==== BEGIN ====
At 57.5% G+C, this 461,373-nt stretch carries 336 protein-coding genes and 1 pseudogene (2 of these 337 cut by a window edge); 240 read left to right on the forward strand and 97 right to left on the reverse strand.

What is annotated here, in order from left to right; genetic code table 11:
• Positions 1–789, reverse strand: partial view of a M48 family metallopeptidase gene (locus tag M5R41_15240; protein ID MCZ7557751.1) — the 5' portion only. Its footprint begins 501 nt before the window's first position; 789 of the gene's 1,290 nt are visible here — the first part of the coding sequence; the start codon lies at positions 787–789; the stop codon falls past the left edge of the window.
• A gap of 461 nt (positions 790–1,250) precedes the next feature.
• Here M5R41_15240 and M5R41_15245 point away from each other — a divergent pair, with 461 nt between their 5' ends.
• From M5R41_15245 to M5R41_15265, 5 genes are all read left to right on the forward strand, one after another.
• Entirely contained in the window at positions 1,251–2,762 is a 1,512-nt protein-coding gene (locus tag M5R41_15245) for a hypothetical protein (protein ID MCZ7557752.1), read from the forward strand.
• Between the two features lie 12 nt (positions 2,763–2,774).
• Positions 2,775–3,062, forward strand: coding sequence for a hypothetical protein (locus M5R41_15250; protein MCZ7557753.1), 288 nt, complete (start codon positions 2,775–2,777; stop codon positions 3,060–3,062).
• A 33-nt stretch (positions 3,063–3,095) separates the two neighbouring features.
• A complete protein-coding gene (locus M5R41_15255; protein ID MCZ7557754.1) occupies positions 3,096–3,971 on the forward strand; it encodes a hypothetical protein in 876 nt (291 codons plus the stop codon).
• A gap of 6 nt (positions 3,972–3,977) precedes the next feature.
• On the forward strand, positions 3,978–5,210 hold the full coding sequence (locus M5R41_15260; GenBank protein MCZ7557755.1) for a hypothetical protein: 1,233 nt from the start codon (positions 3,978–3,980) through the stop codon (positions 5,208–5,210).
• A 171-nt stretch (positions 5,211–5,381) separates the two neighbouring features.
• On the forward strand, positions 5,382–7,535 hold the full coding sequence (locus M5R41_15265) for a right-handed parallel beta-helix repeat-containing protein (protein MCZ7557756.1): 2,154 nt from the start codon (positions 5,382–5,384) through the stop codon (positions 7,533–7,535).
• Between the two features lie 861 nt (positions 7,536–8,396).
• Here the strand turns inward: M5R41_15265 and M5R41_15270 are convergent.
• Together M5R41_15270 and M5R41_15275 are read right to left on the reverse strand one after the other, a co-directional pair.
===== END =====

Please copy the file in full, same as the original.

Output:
At 57.5% G+C, this 461,373-nt stretch carries 336 protein-coding genes and 1 pseudogene (2 of these 337 cut by a window edge); 240 read left to right on the forward strand and 97 right to left on the reverse strand.

What is annotated here, in order from left to right; genetic code table 11:
• Positions 1–789, reverse strand: partial view of a M48 family metallopeptidase gene (locus tag M5R41_15240; protein ID MCZ7557751.1) — the 5' portion only. Its footprint begins 501 nt before the window's first position; 789 of the gene's 1,290 nt are visible here — the first part of the coding sequence; the start codon lies at positions 787–789; the stop codon falls past the left edge of the window.
• A gap of 461 nt (positions 790–1,250) precedes the next feature.
• Here M5R41_15240 and M5R41_15245 point away from each other — a divergent pair, with 461 nt between their 5' ends.
• From M5R41_15245 to M5R41_15265, 5 genes are all read left to right on the forward strand, one after another.
• Entirely contained in the window at positions 1,251–2,762 is a 1,512-nt protein-coding gene (locus tag M5R41_15245) for a hypothetical protein (protein ID MCZ7557752.1), read from the forward strand.
• Between the two features lie 12 nt (positions 2,763–2,774).
• Positions 2,775–3,062, forward strand: coding sequence for a hypothetical protein (locus M5R41_15250; protein MCZ7557753.1), 288 nt, complete (start codon positions 2,775–2,777; stop codon positions 3,060–3,062).
• A 33-nt stretch (positions 3,063–3,095) separates the two neighbouring features.
• A complete protein-coding gene (locus M5R41_15255; protein ID MCZ7557754.1) occupies positions 3,096–3,971 on the forward strand; it encodes a hypothetical protein in 876 nt (291 codons plus the stop codon).
• A gap of 6 nt (positions 3,972–3,977) precedes the next feature.
• On the forward strand, positions 3,978–5,210 hold the full coding sequence (locus M5R41_15260; GenBank protein MCZ7557755.1) for a hypothetical protein: 1,233 nt from the start codon (positions 3,978–3,980) through the stop codon (positions 5,208–5,210).
• A 171-nt stretch (positions 5,211–5,381) separates the two neighbouring features.
• On the forward strand, positions 5,382–7,535 hold the full coding sequence (locus M5R41_15265) for a right-handed parallel beta-helix repeat-containing protein (protein MCZ7557756.1): 2,154 nt from the start codon (positions 5,382–5,384) through the stop codon (positions 7,533–7,535).
• Between the two features lie 861 nt (positions 7,536–8,396).
• Here the strand turns inward: M5R41_15265 and M5R41_15270 are convergent.
• Together M5R41_15270 and M5R41_15275 are read right to left on the reverse strand one after the other, a co-directional pair.